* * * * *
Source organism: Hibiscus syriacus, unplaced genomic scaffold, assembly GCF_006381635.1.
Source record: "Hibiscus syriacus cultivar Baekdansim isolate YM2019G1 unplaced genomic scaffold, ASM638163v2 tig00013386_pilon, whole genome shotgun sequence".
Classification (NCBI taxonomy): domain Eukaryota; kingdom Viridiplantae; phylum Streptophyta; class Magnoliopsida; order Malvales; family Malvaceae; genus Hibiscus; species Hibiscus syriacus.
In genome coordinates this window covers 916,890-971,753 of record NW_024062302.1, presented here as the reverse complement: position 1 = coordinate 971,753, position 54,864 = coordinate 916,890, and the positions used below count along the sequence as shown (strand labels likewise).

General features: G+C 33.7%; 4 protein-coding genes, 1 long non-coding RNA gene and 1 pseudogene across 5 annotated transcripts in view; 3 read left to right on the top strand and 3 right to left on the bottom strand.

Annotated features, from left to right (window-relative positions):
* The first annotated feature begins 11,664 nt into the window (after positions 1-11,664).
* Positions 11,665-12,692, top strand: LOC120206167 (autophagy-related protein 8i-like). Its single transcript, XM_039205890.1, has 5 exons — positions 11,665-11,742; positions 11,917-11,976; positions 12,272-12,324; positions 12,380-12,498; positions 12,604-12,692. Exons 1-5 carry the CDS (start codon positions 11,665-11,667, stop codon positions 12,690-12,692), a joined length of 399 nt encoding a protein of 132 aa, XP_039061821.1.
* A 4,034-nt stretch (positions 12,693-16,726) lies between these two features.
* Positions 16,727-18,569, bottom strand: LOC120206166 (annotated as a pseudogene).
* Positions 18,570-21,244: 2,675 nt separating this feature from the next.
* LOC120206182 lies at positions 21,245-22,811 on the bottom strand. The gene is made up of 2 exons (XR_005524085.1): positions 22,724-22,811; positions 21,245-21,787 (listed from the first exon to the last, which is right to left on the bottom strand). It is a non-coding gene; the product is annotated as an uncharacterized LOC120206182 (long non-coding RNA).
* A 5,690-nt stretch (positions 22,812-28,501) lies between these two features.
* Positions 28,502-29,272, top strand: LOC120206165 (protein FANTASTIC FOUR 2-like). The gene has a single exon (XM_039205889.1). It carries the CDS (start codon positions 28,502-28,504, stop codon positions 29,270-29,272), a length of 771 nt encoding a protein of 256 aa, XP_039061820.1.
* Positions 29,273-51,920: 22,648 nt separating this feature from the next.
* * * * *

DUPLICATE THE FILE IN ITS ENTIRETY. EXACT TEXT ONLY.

Source organism: Hibiscus syriacus, unplaced genomic scaffold, assembly GCF_006381635.1.
Source record: "Hibiscus syriacus cultivar Baekdansim isolate YM2019G1 unplaced genomic scaffold, ASM638163v2 tig00013386_pilon, whole genome shotgun sequence".
Classification (NCBI taxonomy): domain Eukaryota; kingdom Viridiplantae; phylum Streptophyta; class Magnoliopsida; order Malvales; family Malvaceae; genus Hibiscus; species Hibiscus syriacus.
In genome coordinates this window covers 916,890-971,753 of record NW_024062302.1, presented here as the reverse complement: position 1 = coordinate 971,753, position 54,864 = coordinate 916,890, and the positions used below count along the sequence as shown (strand labels likewise).

General features: G+C 33.7%; 4 protein-coding genes, 1 long non-coding RNA gene and 1 pseudogene across 5 annotated transcripts in view; 3 read left to right on the top strand and 3 right to left on the bottom strand.

Annotated features, from left to right (window-relative positions):
* The first annotated feature begins 11,664 nt into the window (after positions 1-11,664).
* Positions 11,665-12,692, top strand: LOC120206167 (autophagy-related protein 8i-like). Its single transcript, XM_039205890.1, has 5 exons — positions 11,665-11,742; positions 11,917-11,976; positions 12,272-12,324; positions 12,380-12,498; positions 12,604-12,692. Exons 1-5 carry the CDS (start codon positions 11,665-11,667, stop codon positions 12,690-12,692), a joined length of 399 nt encoding a protein of 132 aa, XP_039061821.1.
* A 4,034-nt stretch (positions 12,693-16,726) lies between these two features.
* Positions 16,727-18,569, bottom strand: LOC120206166 (annotated as a pseudogene).
* Positions 18,570-21,244: 2,675 nt separating this feature from the next.
* LOC120206182 lies at positions 21,245-22,811 on the bottom strand. The gene is made up of 2 exons (XR_005524085.1): positions 22,724-22,811; positions 21,245-21,787 (listed from the first exon to the last, which is right to left on the bottom strand). It is a non-coding gene; the product is annotated as an uncharacterized LOC120206182 (long non-coding RNA).
* A 5,690-nt stretch (positions 22,812-28,501) lies between these two features.
* Positions 28,502-29,272, top strand: LOC120206165 (protein FANTASTIC FOUR 2-like). The gene has a single exon (XM_039205889.1). It carries the CDS (start codon positions 28,502-28,504, stop codon positions 29,270-29,272), a length of 771 nt encoding a protein of 256 aa, XP_039061820.1.
* Positions 29,273-51,920: 22,648 nt separating this feature from the next.